When you have just a few employees, you naturally want to make every hire count. One way to do that is to actively seek top performers. The thing is, top performers aren’t like other employees. Here’s what you need to know:
So fair warning, if you’re bringing someone onboard who is a total rock star in one area, be prepared for that same person to have weaknesses in other areas, which will need to be creatively managed.
Top performers will expect to be paid at least the average or median rate, but often don’t go to the highest bidder. Instead, they are looking for something that’s even harder to find from their perspective, which is a work environment that really fits.
And here’s where small companies possess an advantage. Small companies can offer the things top performers really crave, which include the opportunity to take on larger responsibilities, and most importantly, do interesting work. As a small company, you also have the flexibility to offer meaningful perks, such as the ability to bring a pet to work, or work odd hours, or freely expose piercings and tattoos.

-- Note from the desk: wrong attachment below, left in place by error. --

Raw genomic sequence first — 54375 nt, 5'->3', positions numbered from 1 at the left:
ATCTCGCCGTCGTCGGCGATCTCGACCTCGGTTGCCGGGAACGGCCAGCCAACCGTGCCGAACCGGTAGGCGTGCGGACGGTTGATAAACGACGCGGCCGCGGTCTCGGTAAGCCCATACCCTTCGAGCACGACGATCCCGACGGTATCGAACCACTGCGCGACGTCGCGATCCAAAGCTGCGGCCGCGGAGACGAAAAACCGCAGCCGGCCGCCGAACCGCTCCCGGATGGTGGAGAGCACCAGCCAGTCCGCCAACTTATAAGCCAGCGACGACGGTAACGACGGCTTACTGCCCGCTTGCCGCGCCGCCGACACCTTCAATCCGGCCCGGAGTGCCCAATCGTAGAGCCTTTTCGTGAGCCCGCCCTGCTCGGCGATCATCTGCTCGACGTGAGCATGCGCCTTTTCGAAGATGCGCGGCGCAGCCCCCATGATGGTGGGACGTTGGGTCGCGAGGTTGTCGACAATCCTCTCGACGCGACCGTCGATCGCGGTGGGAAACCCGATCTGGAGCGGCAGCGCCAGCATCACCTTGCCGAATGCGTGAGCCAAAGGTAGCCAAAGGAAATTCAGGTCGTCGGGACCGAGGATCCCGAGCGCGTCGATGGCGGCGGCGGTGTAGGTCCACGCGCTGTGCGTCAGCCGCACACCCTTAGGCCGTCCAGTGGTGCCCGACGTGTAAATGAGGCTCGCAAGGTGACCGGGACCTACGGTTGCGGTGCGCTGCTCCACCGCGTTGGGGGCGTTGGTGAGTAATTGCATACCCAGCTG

If you already have one or more average performers on your team, you may have to re-think your staffing strategy. Successful small companies are often tight-knit with everyone speaking the same language, so if you have clock-punchers setting the tone, it can be difficult to attract and retain top performers who tend to have a “take-no-prisoners” approach to their work.
If that strikes you as outrageous math, try thinking about it this way: ten thousand average writers can’t equal the output of one Shakespeare.
So the next time you’re hiring and looking for the best, remember that great talent comes at a price, and that the price is not measured in dollars, but rather in a company culture that truly gets and supports great talent.